Dogs can have bad breath for various reasons, usually from a buildup of bacteria in the mouth, lungs or gut, according to the American Society for the Prevention of Cruelty to Animals. Bad breath in dogs usually indicates a need for dental care or that the dog needs treatment for internal problems. Small, flat-nosed dogs are most prone to bad breath, but any dog can have it. Once you take some measures, you can improve your dog's breath.
How to Cure a Dog's Bad Breath
Visit a Veterinarian
Besides being unpleasant, bad breath can signal serious disease. If your dog has bad breath, bring him to a veterinarian who can determine the reason. Your dog might have plaque buildup or tartar, both of which cause bad breath. Both problems require a professional cleaning to improve the breath and to avoid serious problems, such as:
- Tooth loss
- Bacterial infection
If your dog has internal problems, your veterinarian can advise you on treatment.
Brush Your Dog's Teeth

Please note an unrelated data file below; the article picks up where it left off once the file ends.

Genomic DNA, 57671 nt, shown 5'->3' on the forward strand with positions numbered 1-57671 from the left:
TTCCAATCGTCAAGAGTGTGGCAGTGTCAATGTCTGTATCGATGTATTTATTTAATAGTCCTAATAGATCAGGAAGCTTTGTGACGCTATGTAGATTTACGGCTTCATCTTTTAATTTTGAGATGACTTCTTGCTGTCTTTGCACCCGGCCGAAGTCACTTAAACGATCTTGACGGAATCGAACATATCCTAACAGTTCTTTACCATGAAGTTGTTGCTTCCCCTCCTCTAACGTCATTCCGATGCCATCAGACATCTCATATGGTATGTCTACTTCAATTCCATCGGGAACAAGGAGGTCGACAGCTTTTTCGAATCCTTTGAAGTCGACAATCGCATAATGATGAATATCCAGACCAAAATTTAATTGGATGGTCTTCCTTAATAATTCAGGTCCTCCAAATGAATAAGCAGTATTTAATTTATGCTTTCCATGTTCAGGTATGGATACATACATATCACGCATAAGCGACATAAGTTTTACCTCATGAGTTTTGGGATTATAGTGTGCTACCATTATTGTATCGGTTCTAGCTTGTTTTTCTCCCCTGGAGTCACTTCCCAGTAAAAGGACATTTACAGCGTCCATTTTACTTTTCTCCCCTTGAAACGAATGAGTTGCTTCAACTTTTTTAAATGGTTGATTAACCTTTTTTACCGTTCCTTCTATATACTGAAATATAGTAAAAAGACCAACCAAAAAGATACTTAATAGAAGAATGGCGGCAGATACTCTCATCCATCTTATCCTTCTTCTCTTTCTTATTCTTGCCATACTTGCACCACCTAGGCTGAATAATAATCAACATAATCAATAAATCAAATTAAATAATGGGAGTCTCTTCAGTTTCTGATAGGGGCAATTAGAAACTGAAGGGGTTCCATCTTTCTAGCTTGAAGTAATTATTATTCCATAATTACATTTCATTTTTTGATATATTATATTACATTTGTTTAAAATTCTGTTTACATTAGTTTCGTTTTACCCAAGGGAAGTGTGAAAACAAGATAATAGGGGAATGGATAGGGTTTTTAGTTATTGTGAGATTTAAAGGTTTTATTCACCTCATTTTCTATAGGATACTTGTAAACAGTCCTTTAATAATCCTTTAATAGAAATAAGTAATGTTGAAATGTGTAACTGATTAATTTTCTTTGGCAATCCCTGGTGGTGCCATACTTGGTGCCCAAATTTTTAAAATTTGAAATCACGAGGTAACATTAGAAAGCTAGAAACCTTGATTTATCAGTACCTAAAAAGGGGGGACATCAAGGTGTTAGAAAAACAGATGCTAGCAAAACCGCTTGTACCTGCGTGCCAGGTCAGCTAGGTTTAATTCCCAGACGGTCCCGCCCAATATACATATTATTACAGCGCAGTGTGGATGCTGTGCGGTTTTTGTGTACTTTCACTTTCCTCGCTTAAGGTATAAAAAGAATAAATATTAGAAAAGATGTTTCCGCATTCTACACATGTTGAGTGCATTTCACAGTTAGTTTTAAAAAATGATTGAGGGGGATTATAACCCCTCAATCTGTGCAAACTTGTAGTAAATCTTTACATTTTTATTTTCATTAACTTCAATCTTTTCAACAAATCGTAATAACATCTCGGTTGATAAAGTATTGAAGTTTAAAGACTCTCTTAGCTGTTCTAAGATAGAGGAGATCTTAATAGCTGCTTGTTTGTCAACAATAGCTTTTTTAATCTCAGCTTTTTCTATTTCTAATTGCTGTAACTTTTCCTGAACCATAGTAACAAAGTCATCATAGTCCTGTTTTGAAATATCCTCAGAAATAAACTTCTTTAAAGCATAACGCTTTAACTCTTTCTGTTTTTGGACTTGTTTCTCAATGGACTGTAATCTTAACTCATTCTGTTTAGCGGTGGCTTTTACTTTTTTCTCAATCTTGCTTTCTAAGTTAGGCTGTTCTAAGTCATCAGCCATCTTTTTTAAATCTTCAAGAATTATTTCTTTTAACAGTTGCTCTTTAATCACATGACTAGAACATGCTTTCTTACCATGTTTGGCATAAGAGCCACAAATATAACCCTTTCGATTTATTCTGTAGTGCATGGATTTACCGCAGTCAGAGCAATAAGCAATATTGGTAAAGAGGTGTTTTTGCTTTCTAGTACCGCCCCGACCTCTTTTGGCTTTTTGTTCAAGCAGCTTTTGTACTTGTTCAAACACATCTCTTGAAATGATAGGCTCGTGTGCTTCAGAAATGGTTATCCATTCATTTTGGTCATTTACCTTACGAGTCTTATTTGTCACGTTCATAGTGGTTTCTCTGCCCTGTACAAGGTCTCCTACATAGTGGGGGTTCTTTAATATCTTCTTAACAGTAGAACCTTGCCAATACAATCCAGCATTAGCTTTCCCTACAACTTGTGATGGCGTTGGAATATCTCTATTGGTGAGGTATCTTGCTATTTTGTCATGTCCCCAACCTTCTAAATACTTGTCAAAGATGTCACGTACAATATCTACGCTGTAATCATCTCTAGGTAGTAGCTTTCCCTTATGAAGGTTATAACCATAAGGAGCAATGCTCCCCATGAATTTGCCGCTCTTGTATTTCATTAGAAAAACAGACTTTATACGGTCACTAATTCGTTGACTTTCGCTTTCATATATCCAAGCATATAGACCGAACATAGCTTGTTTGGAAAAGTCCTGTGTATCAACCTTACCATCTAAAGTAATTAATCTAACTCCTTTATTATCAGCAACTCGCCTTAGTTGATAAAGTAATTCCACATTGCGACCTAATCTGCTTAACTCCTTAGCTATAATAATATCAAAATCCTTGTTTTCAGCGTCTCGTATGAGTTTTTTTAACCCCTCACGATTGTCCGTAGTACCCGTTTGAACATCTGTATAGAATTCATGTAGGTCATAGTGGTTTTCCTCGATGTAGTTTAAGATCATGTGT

The easiest way to keep your dog's breath smelling fresh once you've remedied the cause is to brush his teeth daily. You can use a special dog toothbrush, or you can clean your dog's teeth with your finger wrapped in gauze.
Always use special dog toothpaste, which differs from human toothpaste. Dogs don't spit out toothpaste, so dog toothpaste is safe when swallowed. Human toothpaste could upset a dog's stomach. Plus, dog toothpaste comes in flavors that appeal to dogs, such as chicken, peanut butter and liver. Or you could make a paste with baking soda mixed with water.
Chewing helps prevent plaque buildup. Encourage your dog to chew by providing a chew designed to reduce plaque. You can determine which chews are the most beneficial by checking whether they're approved by the Veterinary Oral Health Council. To be approved, chews must reduce plaque by at least 10 percent, according to WebMD. Some types of chews to get include rawhide chews, dental chews, dog biscuits and dog chew toys.
Watch What Your Dog Eats
Bad breath could result from a dog eating feces or trash. Monitor your dog to determine whether she eats unsuitable material. If she eats trash, make sure your garbage is contained so your dog can't get to it.
Dogs sometimes eat feces if they detect undigested food in it. Dogs also might eat feces if they saw their mother eating their feces, a cleaning act mother dogs sometimes do.
If your dog eats feces, be vigilant about cleaning your yard frequently. To stop the behavior, veterinarian Dr. Sherry Weaver says on Cesar'sWay to cover the stool with hot sauce.